Serving the Community in Spain
Ramon Juarez turned his semester studying abroad in Madrid into a much more meaningful experience
Ramon Juarez wanted to get more out of his study abroad experience than just studying Spanish in the classroom.
The University of Idaho senior from Burley majoring in international studies and Spanish knew he wanted to take part in the traditional study abroad – all such students majoring in his fields complete a semester in a foreign country – but he didn’t know how far in depth his studies would take him at the Universidad Rey Juan Carlos in Madrid, Spain.
“I thought that it would be interesting to visit Spain because I wanted to experience a new culture and expand my Spanish vocabulary,” he said.
In addition to taking traditional courses about the Spanish language and the European Union, Juarez chose to take a class that took his education into the local Madrid community - Modern Spanish Culture Through Service Learning. Juarez volunteered for a local soup kitchen and food bank as part of the class to better learn the local language.
“I thought that this course was going to be interesting because it was going to expose me to new experiences and allow me to speak Spanish with people in Madrid outside of the classroom,” Juarez said. “It allowed me to engage and test the current level of my Spanish with locals, which expanded my vocabulary.”
Serving his Host Community
Even though he grew up speaking primarily Spanish at home, Juarez learned how different local linguistics can be from region to region.
“One of the nuns at the food bank asked me to put a food item in the ‘frigorífico.’ In my 20-plus years of speaking Spanish, I had never heard this word, so I just started walking to the dining center thinking that’s what she meant,” Juarez said. “Then, I hear yelling in the background and realized that she was yelling at me. I quickly turned back around, and the nun led me to the refrigerator. This experience was probably one of the best things that could have happened to me because it taught me to be more alert and ask questions when I don’t understand something.”
In addition to serving food, washing dishes and mopping the floors, Juarez was able to interact with different populations than he would have had he spent his time solely on campus.
“Giving back to my host community helped me gain a better understanding about the people of diverse backgrounds in Madrid,” he said. “I had the opportunity to learn about and listen to the stories of the homeless and other underrepresented populations, some of which came from different countries in search of a better life in Madrid.”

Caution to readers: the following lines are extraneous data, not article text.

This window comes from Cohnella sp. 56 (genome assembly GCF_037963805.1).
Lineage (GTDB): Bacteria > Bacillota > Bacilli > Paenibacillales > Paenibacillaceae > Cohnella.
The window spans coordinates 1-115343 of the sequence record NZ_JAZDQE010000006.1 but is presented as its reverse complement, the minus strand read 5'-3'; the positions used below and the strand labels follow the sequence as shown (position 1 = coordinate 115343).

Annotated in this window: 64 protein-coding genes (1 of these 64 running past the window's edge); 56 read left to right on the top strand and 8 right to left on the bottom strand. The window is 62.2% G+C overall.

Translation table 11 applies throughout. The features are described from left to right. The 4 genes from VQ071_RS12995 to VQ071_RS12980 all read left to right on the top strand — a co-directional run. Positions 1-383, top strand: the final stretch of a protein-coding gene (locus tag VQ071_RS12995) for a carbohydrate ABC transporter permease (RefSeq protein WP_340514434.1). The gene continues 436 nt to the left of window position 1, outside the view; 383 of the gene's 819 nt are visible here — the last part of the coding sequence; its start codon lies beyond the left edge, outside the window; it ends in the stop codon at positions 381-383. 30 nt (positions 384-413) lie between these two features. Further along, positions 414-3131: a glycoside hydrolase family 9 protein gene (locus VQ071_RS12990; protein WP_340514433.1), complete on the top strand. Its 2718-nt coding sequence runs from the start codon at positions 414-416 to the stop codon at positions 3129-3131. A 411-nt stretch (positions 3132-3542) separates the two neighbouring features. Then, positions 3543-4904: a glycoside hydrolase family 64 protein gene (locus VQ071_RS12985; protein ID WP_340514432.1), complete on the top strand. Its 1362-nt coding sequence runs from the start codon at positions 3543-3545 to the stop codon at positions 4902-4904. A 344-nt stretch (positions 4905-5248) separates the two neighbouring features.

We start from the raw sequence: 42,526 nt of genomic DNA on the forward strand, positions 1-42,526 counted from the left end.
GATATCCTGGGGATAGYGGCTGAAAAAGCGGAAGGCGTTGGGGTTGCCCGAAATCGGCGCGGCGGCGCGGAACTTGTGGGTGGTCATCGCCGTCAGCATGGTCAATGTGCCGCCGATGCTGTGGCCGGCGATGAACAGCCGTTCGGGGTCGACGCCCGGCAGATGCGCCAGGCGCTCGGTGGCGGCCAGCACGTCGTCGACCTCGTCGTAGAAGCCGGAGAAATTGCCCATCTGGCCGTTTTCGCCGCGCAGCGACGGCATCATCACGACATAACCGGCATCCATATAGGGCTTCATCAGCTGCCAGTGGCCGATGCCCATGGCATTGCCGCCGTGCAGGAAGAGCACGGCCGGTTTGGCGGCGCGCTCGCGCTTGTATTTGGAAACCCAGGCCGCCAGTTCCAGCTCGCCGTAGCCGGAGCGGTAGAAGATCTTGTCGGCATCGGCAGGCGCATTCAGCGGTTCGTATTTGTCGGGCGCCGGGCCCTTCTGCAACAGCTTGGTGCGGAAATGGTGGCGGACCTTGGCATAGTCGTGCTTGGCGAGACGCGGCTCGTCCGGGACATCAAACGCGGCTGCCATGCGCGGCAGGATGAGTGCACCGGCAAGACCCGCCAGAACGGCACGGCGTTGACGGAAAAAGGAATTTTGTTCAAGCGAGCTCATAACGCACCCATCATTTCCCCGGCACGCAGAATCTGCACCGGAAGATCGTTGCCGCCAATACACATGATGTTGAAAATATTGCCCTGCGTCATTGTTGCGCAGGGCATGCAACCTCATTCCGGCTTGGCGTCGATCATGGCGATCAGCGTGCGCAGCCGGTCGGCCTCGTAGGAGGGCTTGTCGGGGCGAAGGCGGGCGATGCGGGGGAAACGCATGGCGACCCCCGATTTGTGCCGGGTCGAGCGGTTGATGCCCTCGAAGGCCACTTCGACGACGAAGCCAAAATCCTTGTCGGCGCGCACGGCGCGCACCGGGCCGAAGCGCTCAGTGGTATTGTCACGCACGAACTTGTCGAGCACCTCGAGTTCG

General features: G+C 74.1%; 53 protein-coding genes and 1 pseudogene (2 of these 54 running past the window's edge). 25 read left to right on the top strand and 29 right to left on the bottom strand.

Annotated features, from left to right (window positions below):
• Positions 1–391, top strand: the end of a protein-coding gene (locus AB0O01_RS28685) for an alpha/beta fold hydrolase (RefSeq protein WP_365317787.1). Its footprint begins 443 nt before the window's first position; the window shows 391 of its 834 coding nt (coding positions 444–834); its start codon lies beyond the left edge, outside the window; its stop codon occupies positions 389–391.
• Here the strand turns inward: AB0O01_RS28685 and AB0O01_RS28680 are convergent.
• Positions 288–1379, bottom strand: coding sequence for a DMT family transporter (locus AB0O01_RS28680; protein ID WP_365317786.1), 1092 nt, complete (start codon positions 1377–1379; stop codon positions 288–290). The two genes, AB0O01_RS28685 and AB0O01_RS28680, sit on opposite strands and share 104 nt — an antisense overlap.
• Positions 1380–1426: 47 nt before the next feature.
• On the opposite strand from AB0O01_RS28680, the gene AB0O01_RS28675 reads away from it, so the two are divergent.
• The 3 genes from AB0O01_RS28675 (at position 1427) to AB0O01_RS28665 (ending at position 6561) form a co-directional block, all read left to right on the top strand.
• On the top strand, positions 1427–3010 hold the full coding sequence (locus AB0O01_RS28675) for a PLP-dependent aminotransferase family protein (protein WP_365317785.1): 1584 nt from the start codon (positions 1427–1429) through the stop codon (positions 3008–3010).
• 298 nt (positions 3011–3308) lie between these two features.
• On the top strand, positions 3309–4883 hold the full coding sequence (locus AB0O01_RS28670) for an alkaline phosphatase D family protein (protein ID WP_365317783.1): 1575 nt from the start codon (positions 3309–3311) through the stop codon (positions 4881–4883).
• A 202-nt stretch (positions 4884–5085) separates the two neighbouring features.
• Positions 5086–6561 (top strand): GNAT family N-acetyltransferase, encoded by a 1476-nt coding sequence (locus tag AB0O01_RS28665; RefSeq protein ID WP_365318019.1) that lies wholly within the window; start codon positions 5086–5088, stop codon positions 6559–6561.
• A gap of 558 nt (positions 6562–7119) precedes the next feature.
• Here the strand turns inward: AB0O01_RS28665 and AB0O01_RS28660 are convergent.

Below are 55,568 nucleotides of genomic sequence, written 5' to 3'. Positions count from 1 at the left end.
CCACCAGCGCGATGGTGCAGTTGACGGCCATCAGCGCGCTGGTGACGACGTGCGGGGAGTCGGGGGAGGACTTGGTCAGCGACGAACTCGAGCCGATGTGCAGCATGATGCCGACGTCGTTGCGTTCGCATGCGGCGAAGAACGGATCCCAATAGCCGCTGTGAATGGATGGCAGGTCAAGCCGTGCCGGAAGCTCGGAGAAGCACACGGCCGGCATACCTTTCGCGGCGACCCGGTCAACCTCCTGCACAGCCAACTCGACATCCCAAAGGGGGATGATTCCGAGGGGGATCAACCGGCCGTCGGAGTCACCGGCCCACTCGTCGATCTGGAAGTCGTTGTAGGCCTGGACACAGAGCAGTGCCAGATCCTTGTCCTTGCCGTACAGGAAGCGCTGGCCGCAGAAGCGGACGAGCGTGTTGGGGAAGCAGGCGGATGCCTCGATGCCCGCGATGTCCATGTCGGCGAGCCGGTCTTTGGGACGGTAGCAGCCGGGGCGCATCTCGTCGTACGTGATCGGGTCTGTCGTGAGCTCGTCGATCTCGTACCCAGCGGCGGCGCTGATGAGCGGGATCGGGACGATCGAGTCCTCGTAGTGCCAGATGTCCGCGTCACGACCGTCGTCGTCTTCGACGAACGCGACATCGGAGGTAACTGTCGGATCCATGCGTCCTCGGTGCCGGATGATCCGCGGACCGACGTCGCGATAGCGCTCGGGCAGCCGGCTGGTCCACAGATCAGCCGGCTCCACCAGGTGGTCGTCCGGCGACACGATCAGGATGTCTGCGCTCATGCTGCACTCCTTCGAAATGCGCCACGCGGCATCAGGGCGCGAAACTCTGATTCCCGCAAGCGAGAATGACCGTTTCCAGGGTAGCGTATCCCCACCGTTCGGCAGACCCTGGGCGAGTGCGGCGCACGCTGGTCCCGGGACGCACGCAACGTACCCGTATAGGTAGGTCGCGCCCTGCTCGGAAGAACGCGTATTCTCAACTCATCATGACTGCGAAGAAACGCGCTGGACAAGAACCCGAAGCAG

He also spent a few hours with classmates distributing non-perishable food at Pan y Peces, a food bank serving underprivileged Madrid families.
“It is rewarding knowing that I helped people in need,” he said.
Making Study Abroad Affordable
Juarez credits his ability to study abroad to the two study abroad scholarships he received from the College of Letters, Arts and Social Sciences – the Boyd and Grace Martin Memorial Scholarship and the Willis E. Sullivan III Memorial Study Abroad Scholarship.
“I’ve always wanted to travel to Europe, but I never thought that it would be possible because of how expensive it was,” Juarez said. “It wasn’t until I received scholarships and started getting help on my study abroad application that I realized this was actually becoming a reality.”
A Transformational Learning Experience
Overall, Juarez believes his service-learning course taught him values and skills in working with language that he would never have imagined before taking the trip.
“In the end, I believe that it was a great experience because I improved my Spanish vocabulary and speaking skills,” he said. “I know that these experiences will be valuable in my future. Being bilingual in Spanish and English will help me in whatever career I decide to pursue in the United States.”
After graduating from U of I in May 2020, Juarez plans to attend law school and study immigration law. He believes his study abroad experience will help him “communicate better with future clients that may only speak Spanish.”
Learning abroad is an experience Juarez would recommend to other students.
“I would tell others to not be afraid of working hard and giving up some of their free time,” he said. “At the end of the day, the experience is always rewarding.”
Article by Kathy Foss, College of Letters, Arts and Social Sciences
Published in August 2019